In a healthy individual, insulin is produced to shuttle this glucose around the body, lowering blood sugar levels and delivering fuel (in the form of glucose) to the body’s tissues. Sometimes so much insulin is produced that our glucose levels drop too low, and so we begin an unhealthy cycle of peaks and troughs in blood sugar levels. In those with type 2 diabetes however, not enough insulin is produced—or if it is, the body doesn’t respond properly, meaning blood sugar levels continue to climb. Elevated blood sugar levels in the long-term can cause complications all around the body but even these temporary blood sugar spikes after a meal can wreak havoc. 

80% of people without diabetes experience high glucose spikes

Hall et al, PLoS Bio

It’s important to note that blood sugar spikes, particularly when eating foods high in carbohydrates, are a completely normal physiological response—whether you have type 2 diabetes or not. It’s the prolonged elevation of blood glucose levels that can be dangerous and can lead to disease over the long term, not a single spike. But even for those without type 2 diabetes, there are things that can be done to minimise how much your levels are spiking.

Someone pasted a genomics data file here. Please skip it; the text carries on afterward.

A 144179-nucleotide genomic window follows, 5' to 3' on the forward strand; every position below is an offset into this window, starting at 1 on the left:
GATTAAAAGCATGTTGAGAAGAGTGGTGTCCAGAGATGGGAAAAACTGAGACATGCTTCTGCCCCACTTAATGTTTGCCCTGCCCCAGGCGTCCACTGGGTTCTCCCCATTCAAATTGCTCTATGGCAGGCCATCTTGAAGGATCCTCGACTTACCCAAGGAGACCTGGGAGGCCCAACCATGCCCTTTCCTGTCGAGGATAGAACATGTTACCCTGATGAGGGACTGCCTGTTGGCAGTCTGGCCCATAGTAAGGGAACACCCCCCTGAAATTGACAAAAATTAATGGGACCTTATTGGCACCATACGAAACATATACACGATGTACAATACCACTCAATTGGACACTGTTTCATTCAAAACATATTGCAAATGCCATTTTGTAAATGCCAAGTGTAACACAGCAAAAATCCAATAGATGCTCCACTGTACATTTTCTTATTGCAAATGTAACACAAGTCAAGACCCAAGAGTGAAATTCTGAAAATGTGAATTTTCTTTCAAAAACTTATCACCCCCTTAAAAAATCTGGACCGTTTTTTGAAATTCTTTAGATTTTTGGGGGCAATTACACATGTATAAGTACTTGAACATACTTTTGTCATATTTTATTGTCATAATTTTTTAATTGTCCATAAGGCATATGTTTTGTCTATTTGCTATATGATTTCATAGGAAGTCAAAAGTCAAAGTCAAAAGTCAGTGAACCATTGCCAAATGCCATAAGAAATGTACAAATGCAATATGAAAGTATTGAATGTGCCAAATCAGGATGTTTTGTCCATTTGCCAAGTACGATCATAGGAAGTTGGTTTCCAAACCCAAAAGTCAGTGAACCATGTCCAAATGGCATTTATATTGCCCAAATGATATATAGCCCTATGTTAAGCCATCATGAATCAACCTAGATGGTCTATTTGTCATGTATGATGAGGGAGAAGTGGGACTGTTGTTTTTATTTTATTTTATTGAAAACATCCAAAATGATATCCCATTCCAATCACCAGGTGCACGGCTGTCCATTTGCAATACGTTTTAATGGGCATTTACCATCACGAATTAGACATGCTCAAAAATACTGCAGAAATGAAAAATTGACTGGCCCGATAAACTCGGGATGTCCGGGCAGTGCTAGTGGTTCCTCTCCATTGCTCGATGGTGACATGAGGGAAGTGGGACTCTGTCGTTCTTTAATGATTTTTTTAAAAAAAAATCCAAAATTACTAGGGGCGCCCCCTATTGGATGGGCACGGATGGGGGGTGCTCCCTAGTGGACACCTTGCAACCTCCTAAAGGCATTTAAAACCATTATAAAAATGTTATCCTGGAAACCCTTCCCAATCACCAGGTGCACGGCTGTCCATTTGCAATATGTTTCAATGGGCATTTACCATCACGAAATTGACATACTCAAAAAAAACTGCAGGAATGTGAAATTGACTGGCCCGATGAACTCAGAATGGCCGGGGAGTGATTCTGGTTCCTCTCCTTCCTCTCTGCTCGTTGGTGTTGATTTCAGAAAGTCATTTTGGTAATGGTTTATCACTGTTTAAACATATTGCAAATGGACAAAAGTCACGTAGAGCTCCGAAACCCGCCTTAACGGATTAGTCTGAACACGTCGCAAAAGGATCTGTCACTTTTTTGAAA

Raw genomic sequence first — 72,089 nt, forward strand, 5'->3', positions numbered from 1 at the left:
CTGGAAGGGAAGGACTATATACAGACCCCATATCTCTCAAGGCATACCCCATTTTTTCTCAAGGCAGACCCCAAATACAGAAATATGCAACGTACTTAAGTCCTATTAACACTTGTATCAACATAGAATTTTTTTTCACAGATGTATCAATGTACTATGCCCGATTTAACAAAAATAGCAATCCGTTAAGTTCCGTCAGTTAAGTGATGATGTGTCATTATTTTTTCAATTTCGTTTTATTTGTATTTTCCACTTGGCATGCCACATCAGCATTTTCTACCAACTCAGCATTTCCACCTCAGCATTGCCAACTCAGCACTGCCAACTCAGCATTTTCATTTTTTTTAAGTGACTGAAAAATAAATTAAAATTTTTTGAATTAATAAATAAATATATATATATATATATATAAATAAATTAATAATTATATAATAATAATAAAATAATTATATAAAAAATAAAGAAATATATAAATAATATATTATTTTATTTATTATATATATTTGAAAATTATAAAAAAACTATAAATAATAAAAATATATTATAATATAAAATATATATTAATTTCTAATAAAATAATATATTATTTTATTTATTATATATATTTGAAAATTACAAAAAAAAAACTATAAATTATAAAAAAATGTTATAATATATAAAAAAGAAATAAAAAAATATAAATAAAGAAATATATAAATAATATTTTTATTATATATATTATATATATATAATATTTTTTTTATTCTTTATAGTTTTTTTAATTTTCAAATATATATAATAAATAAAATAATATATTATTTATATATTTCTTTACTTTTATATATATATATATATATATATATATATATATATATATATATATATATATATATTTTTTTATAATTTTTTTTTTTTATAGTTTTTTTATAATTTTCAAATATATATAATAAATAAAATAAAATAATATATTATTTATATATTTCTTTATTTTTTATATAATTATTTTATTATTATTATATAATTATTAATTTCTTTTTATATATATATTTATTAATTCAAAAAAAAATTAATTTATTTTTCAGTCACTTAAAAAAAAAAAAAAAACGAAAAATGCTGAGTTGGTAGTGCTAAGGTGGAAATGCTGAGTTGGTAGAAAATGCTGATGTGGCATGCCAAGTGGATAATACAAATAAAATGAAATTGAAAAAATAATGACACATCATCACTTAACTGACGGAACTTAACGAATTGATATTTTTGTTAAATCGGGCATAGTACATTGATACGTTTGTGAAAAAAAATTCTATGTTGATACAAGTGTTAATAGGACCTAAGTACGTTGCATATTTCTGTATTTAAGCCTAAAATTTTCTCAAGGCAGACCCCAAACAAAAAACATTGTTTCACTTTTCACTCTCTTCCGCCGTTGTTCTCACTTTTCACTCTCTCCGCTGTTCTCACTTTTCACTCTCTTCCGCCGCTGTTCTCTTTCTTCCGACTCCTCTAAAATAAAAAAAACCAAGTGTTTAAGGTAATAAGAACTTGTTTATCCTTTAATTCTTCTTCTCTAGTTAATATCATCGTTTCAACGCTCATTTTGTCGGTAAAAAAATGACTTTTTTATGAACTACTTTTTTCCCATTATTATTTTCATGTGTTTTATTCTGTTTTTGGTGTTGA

What do blood glucose spikes mean for the body?

In people with and without type 2 diabetes, spikes in blood sugar levels can cause hunger, a craving for high-calorie foods, and fatigue, and even have links to depression and fertility.[2-5] So, even if you’ve wolfed down a huge plate of pasta that really should fill you up, the rise and fall of your blood sugar may make you want to not only eat more, but to eat food that might not be the healthiest choice. 

This happens because when your blood sugar levels crash back down, the cravings centre in the brain activates.[2] And guess what? With high-calorie processed food, your blood sugar levels will rise and fall again, and the greater the spike and fall, the hungrier you’ll be at your next meal.[3] It might sound like an endless cycle, but fear not... there are things you can do to help slow down how quickly your body absorbs glucose to keep your blood sugar levels stable.